You may or may not remember that I was pretty lukewarm about Knives Out. In fact, I was so lukewarm that I’ve never actually re-watched it since I saw it in theatres way back in 2019. At the time, I felt like a huge outcast because I just didn’t get the hype. It was… fine? I still don’t get it. Regardless of that, I still needed to see this new movie. And for me? *whispers* it’s so much better than the OG.
Most of you will know the deal with this one, especially since it debuted on Netflix, but I’ll do a mini rundown anyway. As you’d expect, we re-join Benoit Blanc (Daniel Craig) in a murder mystery, except this time he’s got a whole new cast around him. Yes, you’re right: he’s pretty much the modern day, highly charismatic, better looking version of Poirot. In this instalment though, he is thrust into a twisty, turn-y adventure that involves a bunch of super rich assholes at a party on a private island. At the risk of spoiling it too much, all I’ll say is that it’s not quite as straightforward as you’d presume. Although there’s no way you’d expect it to be straightforward since Blanc is involved at this point.
So here’s the real question: am I the only person here who preferred this to Knives Out? Glass Onion was so much more entertaining. Sorry, not sorry. (For the record, I know I’m not the only one.)
Actually, wait, wait. Here’s another question: is it possible for someone to have Janelle Monae bias? Maybe. Debate all you like, but she is one of the most talented performers working today when you look at her entire body of work. Monae aside, I just preferred this cast as a whole. Kathryn Hahn? The icon that is Kate Hudson? I mean, I like Ana de Armas but this cast simply just appeals to me personally head and shoulders before the previous one and they all present themselves extremely well here. How will they even top this?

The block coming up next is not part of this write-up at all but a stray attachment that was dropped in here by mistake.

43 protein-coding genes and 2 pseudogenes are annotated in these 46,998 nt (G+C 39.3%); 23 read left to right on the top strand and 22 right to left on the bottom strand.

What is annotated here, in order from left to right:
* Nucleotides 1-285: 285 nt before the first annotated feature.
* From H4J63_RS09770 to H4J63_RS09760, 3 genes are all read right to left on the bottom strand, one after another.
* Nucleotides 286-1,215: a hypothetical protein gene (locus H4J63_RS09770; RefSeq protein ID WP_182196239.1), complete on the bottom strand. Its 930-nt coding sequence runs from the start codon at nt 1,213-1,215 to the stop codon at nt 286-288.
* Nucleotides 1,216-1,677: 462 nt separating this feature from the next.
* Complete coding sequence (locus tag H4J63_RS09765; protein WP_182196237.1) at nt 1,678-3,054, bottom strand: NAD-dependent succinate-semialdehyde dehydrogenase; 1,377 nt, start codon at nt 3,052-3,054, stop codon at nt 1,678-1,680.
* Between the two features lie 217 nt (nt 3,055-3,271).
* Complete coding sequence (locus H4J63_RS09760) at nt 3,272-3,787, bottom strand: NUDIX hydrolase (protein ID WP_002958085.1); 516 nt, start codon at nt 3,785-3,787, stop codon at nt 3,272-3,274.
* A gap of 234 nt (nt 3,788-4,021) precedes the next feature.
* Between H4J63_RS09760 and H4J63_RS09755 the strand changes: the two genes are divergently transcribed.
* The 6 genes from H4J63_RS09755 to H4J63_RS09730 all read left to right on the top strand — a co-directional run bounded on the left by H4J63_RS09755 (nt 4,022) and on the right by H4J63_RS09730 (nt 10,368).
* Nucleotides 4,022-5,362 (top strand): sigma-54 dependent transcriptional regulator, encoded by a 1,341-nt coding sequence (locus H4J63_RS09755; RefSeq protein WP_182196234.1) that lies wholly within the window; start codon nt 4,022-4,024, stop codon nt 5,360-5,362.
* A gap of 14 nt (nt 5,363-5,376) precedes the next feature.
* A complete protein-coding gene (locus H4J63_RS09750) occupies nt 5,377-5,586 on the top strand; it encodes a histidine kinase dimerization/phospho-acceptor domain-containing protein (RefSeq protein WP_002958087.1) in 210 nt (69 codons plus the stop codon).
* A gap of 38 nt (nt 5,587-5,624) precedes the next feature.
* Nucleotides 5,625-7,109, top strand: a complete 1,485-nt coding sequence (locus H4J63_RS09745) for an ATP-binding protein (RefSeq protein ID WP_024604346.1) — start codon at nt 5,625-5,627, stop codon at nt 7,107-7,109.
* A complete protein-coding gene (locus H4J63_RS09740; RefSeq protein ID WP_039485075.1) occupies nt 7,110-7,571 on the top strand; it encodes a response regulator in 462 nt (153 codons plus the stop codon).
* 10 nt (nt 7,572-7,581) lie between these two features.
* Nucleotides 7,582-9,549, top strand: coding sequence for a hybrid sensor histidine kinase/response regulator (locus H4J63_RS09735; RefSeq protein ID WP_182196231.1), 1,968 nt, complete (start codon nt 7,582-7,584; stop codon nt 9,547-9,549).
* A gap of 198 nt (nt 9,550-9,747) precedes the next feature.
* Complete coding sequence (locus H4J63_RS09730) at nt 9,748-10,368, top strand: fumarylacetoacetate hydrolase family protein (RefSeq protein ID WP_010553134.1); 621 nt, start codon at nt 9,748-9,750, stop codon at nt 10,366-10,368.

What stands out so much with this one is that Glass Onion is one of those rare films that is both character-driven and story-driven. Each one of these roles is carefully written, fleshed out and performed, leaving you feeling like you know every one of them. Whilst the plot does get a little messy and wishy washy towards the latter stages, there was something so compelling and interesting about the storyline and the plot twists in this one that it mattered very little. This is 139 minutes of pure, gripping, fun filmmaking and it’s so good to know that there’s more on the way. (As long as they’re like this. If they’re like the first film? Meh, I could take it or leave it).
From a technical standpoint, you can’t deny that the score, set dressing, costuming and camerawork are all brilliant. From the jaunty, harpischord-heavy soundtrack to the shot of Ms. Brand rising from the flames like a phoenix from the ashes, there’s so much to love about what Rian Johnson does here. For me, this is his best feature film yet.
Perhaps you don’t agree; there’s a chance you are a Knives Out fan girl through and through. Maybe you’re reading this and thinking “Leslie Odom Jr. over Christopher Plummer? Dumb ass.” Here’s what I think: we’ll agree to disagree. I do love Plummer though so please don’t read into that too much. On the whole? It’s not perfect, but it’s oh so satisfying.
Glass Onion: A Knives Out Mystery is currently available to stream on Netflix in the UK.
TQR Category Ratings:
Costume & Set Design:
Overall Enjoyability Rating: ½